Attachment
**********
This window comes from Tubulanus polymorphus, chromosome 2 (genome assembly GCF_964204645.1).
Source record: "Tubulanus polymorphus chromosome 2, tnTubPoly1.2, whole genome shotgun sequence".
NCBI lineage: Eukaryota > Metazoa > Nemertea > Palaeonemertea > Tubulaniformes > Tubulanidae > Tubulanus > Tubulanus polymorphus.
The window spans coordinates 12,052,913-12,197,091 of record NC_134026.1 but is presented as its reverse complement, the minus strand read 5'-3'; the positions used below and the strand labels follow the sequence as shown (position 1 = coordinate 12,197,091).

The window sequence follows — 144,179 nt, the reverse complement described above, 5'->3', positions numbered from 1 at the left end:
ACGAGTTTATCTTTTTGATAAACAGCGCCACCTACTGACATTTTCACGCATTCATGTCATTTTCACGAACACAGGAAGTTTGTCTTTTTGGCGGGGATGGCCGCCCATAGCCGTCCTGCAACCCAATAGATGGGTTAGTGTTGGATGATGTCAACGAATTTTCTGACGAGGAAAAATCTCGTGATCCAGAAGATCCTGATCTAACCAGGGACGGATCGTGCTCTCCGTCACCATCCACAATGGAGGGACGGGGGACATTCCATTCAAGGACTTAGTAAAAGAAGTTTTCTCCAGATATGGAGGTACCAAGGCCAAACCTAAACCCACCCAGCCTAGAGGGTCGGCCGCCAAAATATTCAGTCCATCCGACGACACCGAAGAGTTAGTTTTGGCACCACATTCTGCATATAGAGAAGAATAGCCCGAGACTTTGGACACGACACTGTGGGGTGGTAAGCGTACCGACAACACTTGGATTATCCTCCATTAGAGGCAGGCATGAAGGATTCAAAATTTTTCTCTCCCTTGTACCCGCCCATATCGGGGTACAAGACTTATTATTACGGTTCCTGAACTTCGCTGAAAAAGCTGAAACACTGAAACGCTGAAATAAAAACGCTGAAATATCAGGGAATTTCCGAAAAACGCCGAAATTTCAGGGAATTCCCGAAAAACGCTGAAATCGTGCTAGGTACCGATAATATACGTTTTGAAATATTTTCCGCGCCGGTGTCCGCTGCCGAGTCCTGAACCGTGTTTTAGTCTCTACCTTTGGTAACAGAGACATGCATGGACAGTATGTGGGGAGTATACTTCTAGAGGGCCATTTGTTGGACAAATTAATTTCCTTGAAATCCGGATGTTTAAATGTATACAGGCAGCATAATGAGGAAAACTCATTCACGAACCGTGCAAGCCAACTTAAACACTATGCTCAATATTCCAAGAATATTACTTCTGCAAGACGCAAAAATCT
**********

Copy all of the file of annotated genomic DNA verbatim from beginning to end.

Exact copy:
This window comes from Tubulanus polymorphus, chromosome 2 (genome assembly GCF_964204645.1).
Source record: "Tubulanus polymorphus chromosome 2, tnTubPoly1.2, whole genome shotgun sequence".
NCBI lineage: Eukaryota > Metazoa > Nemertea > Palaeonemertea > Tubulaniformes > Tubulanidae > Tubulanus > Tubulanus polymorphus.
The window spans coordinates 12,052,913-12,197,091 of record NC_134026.1 but is presented as its reverse complement, the minus strand read 5'-3'; the positions used below and the strand labels follow the sequence as shown (position 1 = coordinate 12,197,091).

The window sequence follows — 144,179 nt, the reverse complement described above, 5'->3', positions numbered from 1 at the left end:
ACGAGTTTATCTTTTTGATAAACAGCGCCACCTACTGACATTTTCACGCATTCATGTCATTTTCACGAACACAGGAAGTTTGTCTTTTTGGCGGGGATGGCCGCCCATAGCCGTCCTGCAACCCAATAGATGGGTTAGTGTTGGATGATGTCAACGAATTTTCTGACGAGGAAAAATCTCGTGATCCAGAAGATCCTGATCTAACCAGGGACGGATCGTGCTCTCCGTCACCATCCACAATGGAGGGACGGGGGACATTCCATTCAAGGACTTAGTAAAAGAAGTTTTCTCCAGATATGGAGGTACCAAGGCCAAACCTAAACCCACCCAGCCTAGAGGGTCGGCCGCCAAAATATTCAGTCCATCCGACGACACCGAAGAGTTAGTTTTGGCACCACATTCTGCATATAGAGAAGAATAGCCCGAGACTTTGGACACGACACTGTGGGGTGGTAAGCGTACCGACAACACTTGGATTATCCTCCATTAGAGGCAGGCATGAAGGATTCAAAATTTTTCTCTCCCTTGTACCCGCCCATATCGGGGTACAAGACTTATTATTACGGTTCCTGAACTTCGCTGAAAAAGCTGAAACACTGAAACGCTGAAATAAAAACGCTGAAATATCAGGGAATTTCCGAAAAACGCCGAAATTTCAGGGAATTCCCGAAAAACGCTGAAATCGTGCTAGGTACCGATAATATACGTTTTGAAATATTTTCCGCGCCGGTGTCCGCTGCCGAGTCCTGAACCGTGTTTTAGTCTCTACCTTTGGTAACAGAGACATGCATGGACAGTATGTGGGGAGTATACTTCTAGAGGGCCATTTGTTGGACAAATTAATTTCCTTGAAATCCGGATGTTTAAATGTATACAGGCAGCATAATGAGGAAAACTCATTCACGAACCGTGCAAGCCAACTTAAACACTATGCTCAATATTCCAAGAATATTACTTCTGCAAGACGCAAAAATCT